Here’s a quick example of how the book encourages you to spot the differences and learn how to carefully examine a wine’s structure.
- List the grapes you are struggling the most to identify. One of my weaknesses is Malbec vs Syrah, for example.
- Write your own notes and insights on these black-listed varieties following the guidance of the book.
- Sit down in front of a couple of glasses filled with your blind tasting enemies and your notes.
- Start a comparative tasting but focusing on the palate rather than on the nose. Write down your sensation. Draw your feeling. Give a mental shape to the wines and their structure. Where do you feel the tannins? What shape are they? Are you feeling the acidity straight from the entry or does it develop further in the mouth? Is that acidity horizontal? Vertical? Or does it act like a rollercoaster?
- Train every couple of days and, if you can, find a group of like-minded sommeliers so you can taste and compare. One day focus on neutral white varieties, one day on aromatic ones, one day light-bodied reds, the next full-bodied examples. Exchanging opinions is crucial to opening your mind and refining your own perspective.
To conclude, the best way to become a better taster and achieve a full understanding of the wines in front of you is to pay more attention to the flavours you encounter every single day. Describe them with your own words, and spend more time examining them.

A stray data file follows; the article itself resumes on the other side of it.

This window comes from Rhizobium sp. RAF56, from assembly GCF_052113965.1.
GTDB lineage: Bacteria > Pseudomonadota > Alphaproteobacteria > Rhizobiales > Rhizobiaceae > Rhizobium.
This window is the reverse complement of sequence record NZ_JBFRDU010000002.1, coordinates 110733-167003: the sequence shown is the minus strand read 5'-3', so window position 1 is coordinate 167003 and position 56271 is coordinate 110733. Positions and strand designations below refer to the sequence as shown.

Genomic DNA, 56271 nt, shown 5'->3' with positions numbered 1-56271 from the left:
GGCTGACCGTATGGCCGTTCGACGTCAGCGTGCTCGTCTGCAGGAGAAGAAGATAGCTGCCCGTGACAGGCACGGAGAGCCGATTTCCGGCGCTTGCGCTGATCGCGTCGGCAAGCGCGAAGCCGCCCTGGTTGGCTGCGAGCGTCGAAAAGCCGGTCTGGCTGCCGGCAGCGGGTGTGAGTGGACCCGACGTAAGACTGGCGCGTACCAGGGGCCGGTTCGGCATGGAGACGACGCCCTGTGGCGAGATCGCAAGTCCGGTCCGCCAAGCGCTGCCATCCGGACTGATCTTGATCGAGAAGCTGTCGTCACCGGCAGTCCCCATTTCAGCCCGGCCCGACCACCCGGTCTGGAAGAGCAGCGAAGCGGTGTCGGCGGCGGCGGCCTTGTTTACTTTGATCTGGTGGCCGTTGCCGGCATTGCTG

Then, I honestly think you should read this mind-blowing pocket guide and learn how the structure changes for every single grape variety and forget the old school descriptors.
Wine is three-dimensional; it is about intensity, sensation and layers.
With this two-track approach, I’m sure we can all become better – and more successful – tasters.
Smooth and unflappable, almost Bond like, being a good sommelier is an art form, based on knowledge, experience and time.
Every service and every customer is different, so you’re always having to assess situations and make decisions.
And it’s a fine line between getting it right – and creating a memorable experience for your guest – and getting it wrong.
Of course, every sommelier is different and has their own opinions and experiences. But I have selected a few examples here of tricky situations that seem to occur pretty regularly and suggested the best way of dealing with them.